By Jim Shilander
Critics of Southern California Edison and the decommissioning process for the San Onofre Nuclear Generating Station denounced the utility’s security plans for the site, noting a lack of ability to respond to airborne threats and vulnerability of its spent fuel pools and dry storage casks.
New San Juan Capistrano Community Engagement Panel representative Pam Patterson said she was “not feeling confident” about the current plans, noting that the plant could potentially vulnerable to a hijacked flight from John Wayne Airport, as well as doubting whether the plant’s security would be able to handle a terrorist assault.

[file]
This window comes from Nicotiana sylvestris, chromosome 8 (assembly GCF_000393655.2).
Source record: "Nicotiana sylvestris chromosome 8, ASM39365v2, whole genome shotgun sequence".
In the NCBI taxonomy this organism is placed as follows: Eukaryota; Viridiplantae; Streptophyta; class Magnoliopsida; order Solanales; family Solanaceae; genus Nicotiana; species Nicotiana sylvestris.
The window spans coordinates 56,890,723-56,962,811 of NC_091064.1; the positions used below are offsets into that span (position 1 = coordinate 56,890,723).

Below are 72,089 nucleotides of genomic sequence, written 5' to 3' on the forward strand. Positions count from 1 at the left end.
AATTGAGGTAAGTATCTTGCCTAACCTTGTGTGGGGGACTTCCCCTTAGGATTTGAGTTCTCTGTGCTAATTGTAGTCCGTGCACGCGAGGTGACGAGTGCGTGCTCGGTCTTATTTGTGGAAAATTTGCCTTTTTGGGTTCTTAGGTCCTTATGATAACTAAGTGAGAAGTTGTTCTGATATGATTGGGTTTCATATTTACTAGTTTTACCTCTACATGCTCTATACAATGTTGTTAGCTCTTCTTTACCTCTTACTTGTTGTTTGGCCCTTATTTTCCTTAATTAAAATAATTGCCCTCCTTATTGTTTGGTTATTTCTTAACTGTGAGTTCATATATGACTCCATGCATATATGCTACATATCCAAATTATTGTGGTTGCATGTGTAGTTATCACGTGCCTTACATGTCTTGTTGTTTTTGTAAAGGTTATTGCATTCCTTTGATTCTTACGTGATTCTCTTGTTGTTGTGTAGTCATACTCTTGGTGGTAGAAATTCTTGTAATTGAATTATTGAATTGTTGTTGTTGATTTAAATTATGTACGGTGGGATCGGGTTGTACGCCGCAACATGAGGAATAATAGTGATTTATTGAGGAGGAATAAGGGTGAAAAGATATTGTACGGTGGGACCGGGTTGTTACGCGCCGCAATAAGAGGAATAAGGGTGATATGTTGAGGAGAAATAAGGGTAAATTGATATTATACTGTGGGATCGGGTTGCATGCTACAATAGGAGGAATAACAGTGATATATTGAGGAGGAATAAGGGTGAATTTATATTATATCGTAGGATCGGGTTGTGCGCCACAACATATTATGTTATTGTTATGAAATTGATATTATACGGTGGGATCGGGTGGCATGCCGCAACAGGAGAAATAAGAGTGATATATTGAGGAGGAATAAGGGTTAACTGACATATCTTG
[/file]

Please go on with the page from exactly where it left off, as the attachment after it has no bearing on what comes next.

Edison officials said security plans include having a number of defensive positions, an experienced security staff and the ability to call on other forces, such as the Marines, as well as extensive screenings or personnel to weed out potential saboteurs.
Members of the CUP—including Dana Point representatives, Mayor Carlos Olvera and Dan Stetson from the Ocean Institute—were to meet with members of the California Energy Commission to encourage the development of a state interim solution for storage for spent nuclear fuel, which is currently under control by the federal Department of Energy. A potential solution at Yucca Mtn. in Nevada is unlikely now that a proposed permanent repository has stalled.